Racing the Ironman World Championship in Kona was a dream come true.
Whether it's because of all the work that goes into getting there, a chance to test yourself against the best Ironman athletes in the world, or simply the opportunity to participate in the most storied and recognized IM event in the world, it is one of those races that deep down makes you feel really special.
For me, after 30 years in the sport, it was a combination of all three.
No matter how many Ironman races I do there's always something unexpected. And with all the hoopla that surrounds this race I knew the Big Island would not disappoint. Here are just a few of the things that really stuck out.
The Open Water Coffee Bar1 of 14
You heard that right: there's a coffee bar out in the bay in the days leading up to the race. If you feel a need for a caffeine jolt just head on out and get a cup of Joe. Then you can get back to the business at hand with a little more snap in your stroke.
Vendors, Vendors Everywhere2 of 14
Every IM race has plenty of vendors but nothing like this—it was the very definition of Ironman Heaven. They had tents on Alii Drive where they handed out ice cold drinks while on training runs and rides. There were even a few that set up shop out of vans on the bike course. It was just the thing to help me forget just how hot it was. Well, almost.
Language Skills and Volunteers3 of 14
From the racers to the volunteers, Kona is truly an international event. Everyone is assigned a volunteer to walk you through the transition area to drop off your bags; pretty nice. My German escort, whose English was vastly better than my German, and I did our best to communicate. It must have worked out OK, because everything was in the right place when I needed it.
When did My Feet Grow?4 of 14
There's something about the heat on the Big Island that just seems to rub my feet the wrong way. It was a good thing I brought my old, ready-to-be-retired running shoes or it was going to be a painful, blistered marathon.
Something in the Air5 of 14
Volcanic fog or VOG has been a constant around the Big Island for many years. On March 19, 2008 there was an explosion at Halema'uma'u Crater at the summit of Kilauea Volcano which is releasing sulfur dioxide at increased levels and this noxious gas is carried westward over Kona. If you or any member of your party tends to have sensitive sinuses, which apparently I do, you're likely to experience flu-like symptoms. If this happens to you try some flu medicine, stock up on tissues, and don't let it get you down. It may likely be the VOG.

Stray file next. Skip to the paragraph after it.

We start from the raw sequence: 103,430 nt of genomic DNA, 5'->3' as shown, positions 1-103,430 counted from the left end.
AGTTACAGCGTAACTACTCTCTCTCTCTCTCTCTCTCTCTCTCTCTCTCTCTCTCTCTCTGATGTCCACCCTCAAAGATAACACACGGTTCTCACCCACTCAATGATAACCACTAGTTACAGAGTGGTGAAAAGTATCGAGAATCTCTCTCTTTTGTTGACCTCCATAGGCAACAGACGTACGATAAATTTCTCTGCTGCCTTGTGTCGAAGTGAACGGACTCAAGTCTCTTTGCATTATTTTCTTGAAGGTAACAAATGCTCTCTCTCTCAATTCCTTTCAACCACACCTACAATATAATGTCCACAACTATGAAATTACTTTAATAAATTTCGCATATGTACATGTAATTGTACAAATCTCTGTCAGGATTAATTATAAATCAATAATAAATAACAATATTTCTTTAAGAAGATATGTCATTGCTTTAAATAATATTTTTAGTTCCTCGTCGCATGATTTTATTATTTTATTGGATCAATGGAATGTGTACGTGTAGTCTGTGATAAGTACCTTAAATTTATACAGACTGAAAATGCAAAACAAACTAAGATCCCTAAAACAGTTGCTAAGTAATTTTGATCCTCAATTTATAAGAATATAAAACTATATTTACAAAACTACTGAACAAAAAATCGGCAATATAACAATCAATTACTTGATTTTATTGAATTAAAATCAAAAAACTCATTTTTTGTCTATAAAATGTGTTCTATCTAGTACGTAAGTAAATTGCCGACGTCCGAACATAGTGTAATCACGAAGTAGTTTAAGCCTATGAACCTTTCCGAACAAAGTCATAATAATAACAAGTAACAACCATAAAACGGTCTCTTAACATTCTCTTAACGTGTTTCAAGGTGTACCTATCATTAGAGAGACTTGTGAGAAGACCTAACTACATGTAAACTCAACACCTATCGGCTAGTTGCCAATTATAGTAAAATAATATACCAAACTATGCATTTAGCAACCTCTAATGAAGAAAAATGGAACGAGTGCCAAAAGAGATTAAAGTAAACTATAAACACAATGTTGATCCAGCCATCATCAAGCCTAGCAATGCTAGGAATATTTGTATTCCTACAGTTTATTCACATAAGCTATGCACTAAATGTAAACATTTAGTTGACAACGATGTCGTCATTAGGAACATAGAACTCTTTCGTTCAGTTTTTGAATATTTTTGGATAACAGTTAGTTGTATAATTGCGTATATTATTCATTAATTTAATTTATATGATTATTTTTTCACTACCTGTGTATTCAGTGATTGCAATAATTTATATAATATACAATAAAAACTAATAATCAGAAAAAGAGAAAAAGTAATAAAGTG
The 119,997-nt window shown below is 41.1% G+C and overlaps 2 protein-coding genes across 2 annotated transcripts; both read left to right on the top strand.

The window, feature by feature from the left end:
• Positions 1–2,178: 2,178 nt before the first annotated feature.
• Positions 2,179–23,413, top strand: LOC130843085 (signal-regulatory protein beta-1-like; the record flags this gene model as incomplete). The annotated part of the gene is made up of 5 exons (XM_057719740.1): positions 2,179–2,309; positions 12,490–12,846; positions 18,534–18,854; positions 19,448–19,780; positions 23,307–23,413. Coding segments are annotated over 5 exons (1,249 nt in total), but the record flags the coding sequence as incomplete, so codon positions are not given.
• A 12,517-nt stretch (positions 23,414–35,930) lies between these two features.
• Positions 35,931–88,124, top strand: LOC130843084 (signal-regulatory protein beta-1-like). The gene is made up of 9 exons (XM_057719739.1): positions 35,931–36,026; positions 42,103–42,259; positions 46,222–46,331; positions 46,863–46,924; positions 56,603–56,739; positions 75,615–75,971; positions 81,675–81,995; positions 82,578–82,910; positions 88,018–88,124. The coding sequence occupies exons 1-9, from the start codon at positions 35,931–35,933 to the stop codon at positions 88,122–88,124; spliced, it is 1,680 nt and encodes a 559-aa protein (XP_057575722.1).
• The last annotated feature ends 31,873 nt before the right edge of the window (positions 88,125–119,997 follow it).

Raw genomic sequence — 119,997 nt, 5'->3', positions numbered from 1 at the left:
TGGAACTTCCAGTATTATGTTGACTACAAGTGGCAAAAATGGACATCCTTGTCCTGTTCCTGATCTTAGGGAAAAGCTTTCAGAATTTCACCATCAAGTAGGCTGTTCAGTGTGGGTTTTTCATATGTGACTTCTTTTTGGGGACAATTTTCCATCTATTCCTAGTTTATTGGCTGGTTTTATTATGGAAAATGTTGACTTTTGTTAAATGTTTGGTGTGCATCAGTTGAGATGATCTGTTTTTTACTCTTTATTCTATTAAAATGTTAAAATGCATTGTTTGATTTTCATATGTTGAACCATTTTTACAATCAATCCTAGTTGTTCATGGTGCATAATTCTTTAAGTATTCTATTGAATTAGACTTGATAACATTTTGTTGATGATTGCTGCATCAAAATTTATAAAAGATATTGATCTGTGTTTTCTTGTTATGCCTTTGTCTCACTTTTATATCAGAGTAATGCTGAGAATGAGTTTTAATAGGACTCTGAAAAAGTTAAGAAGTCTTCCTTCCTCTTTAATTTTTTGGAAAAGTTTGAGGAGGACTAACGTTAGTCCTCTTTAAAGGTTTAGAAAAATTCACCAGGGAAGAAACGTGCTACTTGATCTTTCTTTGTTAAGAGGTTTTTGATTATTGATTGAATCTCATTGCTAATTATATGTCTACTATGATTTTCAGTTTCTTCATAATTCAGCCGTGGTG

Swimming with the Fishes6 of 14
Hawaii is known for its clear water and great snorkeling but there's nothing like being escorted by brightly colored tropical fish as you cruise through the swim. It seemed as though there were always fish around but it was the huge schools that occasionally made the bottom disappear that were particularly spectacular!
Headwinds in All Directions7 of 14
The nasty headwinds and crosswinds on the climb up to and descending from Hawi are legendary and were expected. But riding into the trade winds from Waikoloa back to Kona on what seemed like an endless gradual uphill were a mental and physical challenge. Be prepared! This was by far one of the toughest points in the race.
Almost Famous, Almost8 of 14
The World Championship has more folks on motorcycles with video cameras than any other race. At one point I found myself riding near 1982 IM Kona champion Kathleen McCartney who, after 30 years, was having a friendly rematch with Julie Moss. The cameras were following her closely for some time and for a while I thought I might make it into the TV coverage. But, unfortunately, I got edited out. Guess I have a face for radio.
Ice Cold Towels Anyone?9 of 14
After suffering with serious foot pain for the last 60 miles on the bike I needed something to refocus my mindset. When I sat down in T2 a volunteer quickly wrapped an ice cold towel over my shoulders and in a moment I was back and ready to go out and enjoy my favorite part of any Ironman race...the marathon.
Widely Scattered Dark10 of 14
The Queen K and the Energy Lab are dark, quiet places after sundown because during the race there are few street lights and minimal traffic. It's kind of eerie because you can see mostly nothing and all you hear is your breath and the sound of your shoes against the pavement. It's almost meditative. Strangely it was my favorite time in the race.
Stoners on the Hill11 of 14
Nothing will jolt you out of that I'm-almost-finished trance like a couple of enthusiastically cheering spectators. As I got closer I found out how they managed to stay motivated after such a long day...guess there's nothing like a good Mary Jane buzz to keep the Ironman spirit alive.
The BYOC Banquet12 of 14
As Ironman awards banquets go, this is the big one. Over half the field were first-time Kona competitors and apparently everyone and their extended families came to see them race. The crowd is massive. My advice is either get there early or bring your own chair if you want a seat.
Fish As Fresh As It Gets13 of 14
The Big Island has a lot of fun places to eat and if you want to sample some of the BEST fresh island fish in the days before or after the race visit the Bite Me Fish Market located in Honokohau Harbor just north of Kona. It's my current favorite casual place to eat. One final word: A friend and consistent Kona competitor once told me that the Ironman races leading up to Kona were about competing but that Kona was about enjoying the day. Based on my experience she was right. Racing on the Big Island among all those great triathletes is the reward. Whether you get there this year or next take good care of yourself out there on the course and enjoy the day. Congratulations! You earned it.